A lesbian attorney placed first in her race for the Georgia House, while a gay attorney came in second in a Fulton judicial campaign, meaning both candidates will face a July runoff. Three other LGBT candidates flopped at the polls on Tuesday.
Valerie Vie (top photo) received the most votes in the crowded race for the District 62 seat in the Georgia House, besting another gay candidate and four others. And Gary Alembik placed second in his race to win a Fulton County Superior Court judgeship. Both will complete in runoffs on July 26.
But three other gay candidates in contested House races – Josh Noblitt, Rafer Johnson and Keith DeJesus – fell short.
In District 62, Vie, placed first with 26.78% of the vote, or 1,128 votes, and is headed to the runoff with William Boddie, who placed second with 24.38% of the vote, or 1,027 votes.
"We did it! Thank you constituents of District-62," Vie wrote in a Facebook post on Wednesday.
Gay flight attendant and civic activist Rafer Johnson placed fourth with 18.80% of the vote, or 792 votes.
Georgia Equality and the Victory Fund endorsed Johnson, while Georgia Stonewall Democrats sat out the race. Johnson also outraised Vie in donations.
“I’m going to work for the people,” Vie said in an interview in early May.
An attorney by trade, Vie discussed her people-centered approach to her campaign and the issues she wants to champion. Vie has served as president of the Douglas County Bar Association and has worked in her community – her law offices are in Douglasville – addressing issues including homelessness and youth truancy.
“I was elected the first African-American Bar president in Douglas County. Now, I’m a Democrat, the majority of the Bar in Douglas County is Republican,” Vie said, noting that her ties have helped her garner donations across party lines.
"The voters have spoken and we did not win the 2016 primary, congratulations to those in the runoff," Johnson said. "I am deeply grateful for the passion, contributions, support and love shown during this year. As a first-time candidate, we learned tons about the process and we will find a way to put that to good use."
The race is to replace Rep. LaDawn Blackett Jones. The district includes portions of East Point, College Park, Douglasville and Union City, and Fulton and Douglas counties.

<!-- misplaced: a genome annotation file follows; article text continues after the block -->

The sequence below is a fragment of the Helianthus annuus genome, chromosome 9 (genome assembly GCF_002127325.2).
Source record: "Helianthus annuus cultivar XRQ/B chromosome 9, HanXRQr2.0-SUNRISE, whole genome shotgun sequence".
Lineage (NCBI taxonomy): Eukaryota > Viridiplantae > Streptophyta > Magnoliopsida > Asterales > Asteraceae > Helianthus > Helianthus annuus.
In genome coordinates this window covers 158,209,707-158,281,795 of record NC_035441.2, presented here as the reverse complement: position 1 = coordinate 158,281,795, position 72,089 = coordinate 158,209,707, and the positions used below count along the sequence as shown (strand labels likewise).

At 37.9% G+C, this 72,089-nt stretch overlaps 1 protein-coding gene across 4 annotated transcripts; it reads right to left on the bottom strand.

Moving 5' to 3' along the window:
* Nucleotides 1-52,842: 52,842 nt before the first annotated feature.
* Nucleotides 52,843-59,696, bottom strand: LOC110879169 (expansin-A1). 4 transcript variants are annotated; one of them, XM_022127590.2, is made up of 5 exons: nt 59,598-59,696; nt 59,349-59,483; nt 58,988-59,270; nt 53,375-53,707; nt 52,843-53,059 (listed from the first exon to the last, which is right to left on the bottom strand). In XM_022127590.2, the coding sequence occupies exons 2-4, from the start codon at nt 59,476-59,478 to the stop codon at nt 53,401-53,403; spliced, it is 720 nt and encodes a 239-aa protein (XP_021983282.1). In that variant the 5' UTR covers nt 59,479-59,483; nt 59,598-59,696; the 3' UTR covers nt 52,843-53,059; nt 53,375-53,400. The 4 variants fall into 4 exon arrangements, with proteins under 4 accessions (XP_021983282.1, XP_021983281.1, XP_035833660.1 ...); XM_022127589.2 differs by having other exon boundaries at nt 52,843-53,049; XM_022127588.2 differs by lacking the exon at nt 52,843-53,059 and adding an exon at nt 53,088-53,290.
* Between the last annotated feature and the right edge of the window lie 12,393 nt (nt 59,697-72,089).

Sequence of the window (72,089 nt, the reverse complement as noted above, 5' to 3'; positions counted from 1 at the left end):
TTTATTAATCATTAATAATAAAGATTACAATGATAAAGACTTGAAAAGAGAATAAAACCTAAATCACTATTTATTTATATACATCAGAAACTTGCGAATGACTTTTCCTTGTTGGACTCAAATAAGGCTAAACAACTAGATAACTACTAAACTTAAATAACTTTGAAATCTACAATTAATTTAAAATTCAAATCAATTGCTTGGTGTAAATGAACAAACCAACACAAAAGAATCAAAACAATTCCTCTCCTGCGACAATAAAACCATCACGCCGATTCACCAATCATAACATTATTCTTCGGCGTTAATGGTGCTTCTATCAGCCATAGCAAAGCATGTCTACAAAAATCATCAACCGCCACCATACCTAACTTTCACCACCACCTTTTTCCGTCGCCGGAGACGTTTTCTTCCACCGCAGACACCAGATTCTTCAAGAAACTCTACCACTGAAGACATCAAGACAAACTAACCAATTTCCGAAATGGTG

Gay attorney in runoff for Fulton judgeship
Alembik (second photo) placed second in a four-way race to succeed retiring Superior Court Judge Wendy Shoob. He received 29.15% of the vote, or 16,160 votes, and will face a July 26 runoff against Eric Dunaway, who picked up 46.85% of the vote, or 25,969 votes.
Georgia Equality endorsed Alembik.
In a Facebook post on Wednesday, Alembik said he's ready for the runoff.
"I am very happy to report that we are in a run off. Buckle up, and join me on the path to victory. I will be reaching out to all of you in the coming days to ask you to help me as we advance to the finish line. Thank you for your continued support," he said.
In an April interview with Project Q Atlanta, Alembik said he brings 28 years of legal work and a decade of judicial experience to the campaign. Alembik, a family law attorney, serves as a Fulton magistrate and hearing officer.
"I am drawn to public service and one of the things my dad instilled in me is that it's important to give back, to pay forward, to make a difference," Alembik said.
"There is nothing more satisfying to me than bringing people together to solve their problems and offer a lasting remedy. Try to drill down to the facts and find a remedy that is lasting," he added.